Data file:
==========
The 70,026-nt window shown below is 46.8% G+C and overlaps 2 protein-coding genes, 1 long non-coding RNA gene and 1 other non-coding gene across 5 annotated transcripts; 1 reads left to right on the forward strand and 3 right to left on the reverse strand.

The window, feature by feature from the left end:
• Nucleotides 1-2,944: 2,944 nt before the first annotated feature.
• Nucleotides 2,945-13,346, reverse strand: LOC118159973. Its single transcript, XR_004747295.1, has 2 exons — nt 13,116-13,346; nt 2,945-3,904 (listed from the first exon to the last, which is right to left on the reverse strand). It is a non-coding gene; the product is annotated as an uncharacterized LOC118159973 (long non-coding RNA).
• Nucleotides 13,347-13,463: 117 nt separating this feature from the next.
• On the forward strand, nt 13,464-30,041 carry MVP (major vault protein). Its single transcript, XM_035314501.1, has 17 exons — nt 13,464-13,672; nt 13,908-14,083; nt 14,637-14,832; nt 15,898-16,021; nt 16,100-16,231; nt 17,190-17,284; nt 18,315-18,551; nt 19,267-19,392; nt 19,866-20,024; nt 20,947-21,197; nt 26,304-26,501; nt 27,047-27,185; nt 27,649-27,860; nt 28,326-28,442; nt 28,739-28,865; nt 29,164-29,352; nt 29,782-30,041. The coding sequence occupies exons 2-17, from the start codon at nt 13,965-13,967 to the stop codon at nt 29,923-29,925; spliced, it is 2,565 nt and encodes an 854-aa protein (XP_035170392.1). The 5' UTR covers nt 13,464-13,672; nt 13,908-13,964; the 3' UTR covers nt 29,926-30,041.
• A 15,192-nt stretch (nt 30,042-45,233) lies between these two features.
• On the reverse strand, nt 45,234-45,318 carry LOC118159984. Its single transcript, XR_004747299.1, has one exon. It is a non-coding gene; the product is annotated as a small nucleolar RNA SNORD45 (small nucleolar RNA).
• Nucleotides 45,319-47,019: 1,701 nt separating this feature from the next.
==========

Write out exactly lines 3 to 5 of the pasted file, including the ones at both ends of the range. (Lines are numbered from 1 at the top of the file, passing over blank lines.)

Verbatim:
• Nucleotides 1-2,944: 2,944 nt before the first annotated feature.
• Nucleotides 2,945-13,346, reverse strand: LOC118159973. Its single transcript, XR_004747295.1, has 2 exons — nt 13,116-13,346; nt 2,945-3,904 (listed from the first exon to the last, which is right to left on the reverse strand). It is a non-coding gene; the product is annotated as an uncharacterized LOC118159973 (long non-coding RNA).
• Nucleotides 13,347-13,463: 117 nt separating this feature from the next.